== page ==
The Desert in Review

Over the past 33 days, I have found myself traversing through the blistering heat of the desert floor and ascending high mountain ridges. The first 702 miles of the Pacific Crest Trail have really surprised me. I would not consider myself to be a desert person, but I have been blown away by the beauty of this landscape. Each day there is something different to see, whether it’s a new plant, a change of scenery, different wildlife, or more hikers. If you get lost in thought for too long, you may find yourself in a totally different world by the time you become aware of your surroundings once again.

I would be lying if I said the PCT was all sunshine and unicorns every day. There have definitely been some days when I question every step I take and have to convince myself to keep going. Last week, when I was in an uphill battle with my brain, I found myself considering sitting on the side of the trail with my thumb out in an attempt to hitchhike to the next campsite. I look back at this moment of misery and laugh, but at the time I truly had no clue if I could carry on. Somehow I made it, even without a piggyback ride from a fellow hiker. Mental toughness is definitely the name of the game out here. There are days when hiking feels effortless and there are days when you feel like you are walking through a sea of peanut butter.

Since leaving Big Bear (mile 266), I have been grinding away at the miles. Seventeen days of pushing with no rest for the weary in between. In these days, my hiker legs truly kicked in and I found myself walking nearly a marathon a day. I was motivated by the mountains and the hope of cooler temperatures. After departing Tehachapi (mile 566), I could feel the spirit of the mountains pushing me forward. This stretch was a bit of a roller coaster, with steep ascents into the conifers, followed by rapid descents back to the Joshua trees. The desert was holding on, but the strength of the mountains soon overpowered the prickly plants of the desert.

When I made my final descent into the valley of Kennedy Meadows, I was drawn to tears. It became real the distance I had walked to reach this magnificent place. In a valley of steep granite spires and lush flora, I knew I had arrived in the Sierra. Soon, the sound of running water was audible—a sound that has truly been missing from the desert. After coming through a 42-mile dry stretch and running out of water for the first time during this journey, the sound of the rushing Kern River was a relief. After a refreshing soak in the river and filling up on water, I was off to hike the last five miles into Kennedy Meadows. Despite the growing sense of an alpine environment, a few cacti still stuck around as a reminder of the rigors of the desert.

At last the road to Kennedy Meadows was in sight and I was only minutes away from a big, greasy burger and an ice cold drink. When I rolled into the general store, I was greeted by a horde of hikers and a huge round of applause. This was an incredible and unexpected greeting, but it really made me realize how far I have come. I’ve battled long, grueling days and feet covered in blisters, the magnitude of the sun, and the strength of the wind, and have overcome the mental game to arrive at Kennedy Meadows a day earlier than planned. I was greeted by people I haven’t seen in days and by people I have never met before.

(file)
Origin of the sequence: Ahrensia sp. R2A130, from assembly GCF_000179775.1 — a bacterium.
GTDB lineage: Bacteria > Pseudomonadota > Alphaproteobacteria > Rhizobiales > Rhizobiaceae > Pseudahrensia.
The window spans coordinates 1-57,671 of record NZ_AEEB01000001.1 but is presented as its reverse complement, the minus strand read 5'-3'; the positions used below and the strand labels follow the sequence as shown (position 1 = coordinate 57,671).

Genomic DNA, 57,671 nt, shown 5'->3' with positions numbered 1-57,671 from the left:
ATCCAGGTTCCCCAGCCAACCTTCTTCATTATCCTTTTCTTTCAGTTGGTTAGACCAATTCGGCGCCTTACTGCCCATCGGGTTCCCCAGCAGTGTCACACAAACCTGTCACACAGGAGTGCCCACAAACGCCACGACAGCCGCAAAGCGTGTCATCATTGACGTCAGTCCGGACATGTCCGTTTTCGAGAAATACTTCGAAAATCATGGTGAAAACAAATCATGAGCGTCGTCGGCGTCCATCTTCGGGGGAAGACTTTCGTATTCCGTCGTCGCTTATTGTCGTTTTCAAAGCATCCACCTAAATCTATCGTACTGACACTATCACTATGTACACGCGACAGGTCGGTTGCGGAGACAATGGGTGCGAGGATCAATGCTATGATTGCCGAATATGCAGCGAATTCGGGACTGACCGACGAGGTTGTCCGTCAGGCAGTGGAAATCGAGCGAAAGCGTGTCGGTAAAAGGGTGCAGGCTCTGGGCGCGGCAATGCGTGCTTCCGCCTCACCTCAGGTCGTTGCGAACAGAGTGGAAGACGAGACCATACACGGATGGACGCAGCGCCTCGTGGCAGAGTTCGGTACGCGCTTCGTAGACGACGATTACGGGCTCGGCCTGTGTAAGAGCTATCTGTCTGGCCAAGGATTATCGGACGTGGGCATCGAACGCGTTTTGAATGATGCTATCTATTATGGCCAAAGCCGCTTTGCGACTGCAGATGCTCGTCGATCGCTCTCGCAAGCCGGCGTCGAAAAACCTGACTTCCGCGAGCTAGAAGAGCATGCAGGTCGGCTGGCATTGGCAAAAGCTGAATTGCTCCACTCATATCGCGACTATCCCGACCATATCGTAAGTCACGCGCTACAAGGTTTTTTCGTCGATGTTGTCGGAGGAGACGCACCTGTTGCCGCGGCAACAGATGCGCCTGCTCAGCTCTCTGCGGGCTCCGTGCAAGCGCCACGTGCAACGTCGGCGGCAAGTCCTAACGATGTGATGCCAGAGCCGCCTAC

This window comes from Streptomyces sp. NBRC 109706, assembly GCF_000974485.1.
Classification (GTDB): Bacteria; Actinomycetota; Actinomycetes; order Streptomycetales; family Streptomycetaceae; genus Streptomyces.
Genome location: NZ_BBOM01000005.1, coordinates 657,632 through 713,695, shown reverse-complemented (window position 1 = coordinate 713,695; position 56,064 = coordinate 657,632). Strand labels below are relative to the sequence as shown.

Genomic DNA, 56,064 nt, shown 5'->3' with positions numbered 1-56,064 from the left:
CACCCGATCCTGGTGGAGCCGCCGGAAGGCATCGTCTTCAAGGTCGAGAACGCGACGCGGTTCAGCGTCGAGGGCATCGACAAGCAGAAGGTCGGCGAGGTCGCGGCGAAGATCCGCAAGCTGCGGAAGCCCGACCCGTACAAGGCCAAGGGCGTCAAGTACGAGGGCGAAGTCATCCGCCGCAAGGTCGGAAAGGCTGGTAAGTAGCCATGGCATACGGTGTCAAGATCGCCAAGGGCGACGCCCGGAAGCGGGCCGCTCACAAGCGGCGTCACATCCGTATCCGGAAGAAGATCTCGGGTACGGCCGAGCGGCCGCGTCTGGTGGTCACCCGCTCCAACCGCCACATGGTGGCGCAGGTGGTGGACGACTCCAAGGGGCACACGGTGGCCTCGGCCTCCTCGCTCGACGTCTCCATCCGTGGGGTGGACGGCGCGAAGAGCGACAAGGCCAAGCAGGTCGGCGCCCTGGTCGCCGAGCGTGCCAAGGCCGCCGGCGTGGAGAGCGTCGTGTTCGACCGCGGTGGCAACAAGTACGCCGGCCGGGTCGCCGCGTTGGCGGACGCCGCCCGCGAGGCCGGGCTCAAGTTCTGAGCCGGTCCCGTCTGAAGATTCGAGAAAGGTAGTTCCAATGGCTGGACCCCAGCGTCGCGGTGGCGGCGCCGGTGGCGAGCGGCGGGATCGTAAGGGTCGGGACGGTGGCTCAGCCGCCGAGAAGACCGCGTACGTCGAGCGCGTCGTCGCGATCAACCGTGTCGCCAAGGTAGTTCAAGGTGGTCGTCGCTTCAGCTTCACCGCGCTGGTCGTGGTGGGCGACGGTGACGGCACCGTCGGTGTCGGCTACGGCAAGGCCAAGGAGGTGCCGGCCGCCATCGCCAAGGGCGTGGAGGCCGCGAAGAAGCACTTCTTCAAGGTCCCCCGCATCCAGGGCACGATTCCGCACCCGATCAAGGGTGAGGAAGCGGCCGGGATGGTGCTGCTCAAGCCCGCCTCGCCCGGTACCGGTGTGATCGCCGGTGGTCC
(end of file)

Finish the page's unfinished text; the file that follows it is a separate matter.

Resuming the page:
The reward of arriving at Kennedy Meadows in such good time: a big, greasy burger, cold beer, five packages, and a visit from my sister Jenna. Talk about hiker Christmas! The relief of making it so far sunk in when I was face first in a burger while eating homemade regatta cookies from Annapolis, and reading words of encouragement from my lovely aunts and the Pitches from Annapolis Rowing Club—thank you for the incredible care packages!

The hours ticked by and the conversation kept flowing, and before I knew it, Jenna was rolling into the general store. She brought a delicious charcuterie of fresh foods. I rolled out the red carpet for her and set up my tent for the first time on this trip. The following morning we ate pancakes bigger than our faces and lounged in the river. It was so great to have a familiar face in this crazy sea of hikers. As I waved her off at the end of the day, I was overwhelmed by the support of my family. I am truly grateful for everyone who has made this crazy dream a reality. The love and support that all of you have shown me in the last weeks has been incredible and it keeps me going on the hard days.

Now, as I prepare to hike into the High Sierra, I think about how this hike is going to change. I’m trading in carrying six liters of water for a bear canister and I’m actually going to be carrying a tent and rain gear. This last night was my first on the trail to sleep in my tent. The simplicity of cowgirl camping has been lovely in the desert, but it’s also nice having a tiny home along the way. Even though the streak is over, it doesn’t mean I won’t continue to sleep under the stars.

The mountains are my happy place and my excitement is growing. In the moment, though, I have to hold myself back. Over the past 33 days, I have only taken one rest day. My time in Kennedy Meadows is to be spent resting and preparing for the grueling climbs ahead. In the words of John Muir, “The mountains are calling and I must go.” This saying is accurate and I will be on my way tomorrow.

Affiliate Disclosure

This website contains affiliate links, which means The Trek may receive a percentage of any product or service you purchase using the links in the articles or advertisements. The buyer pays the same price as they would otherwise, and your purchase helps to support The Trek's ongoing goal to serve you quality backpacking advice and information. Thanks for your support!

To learn more, please visit the About This Site page.

What Do You Think?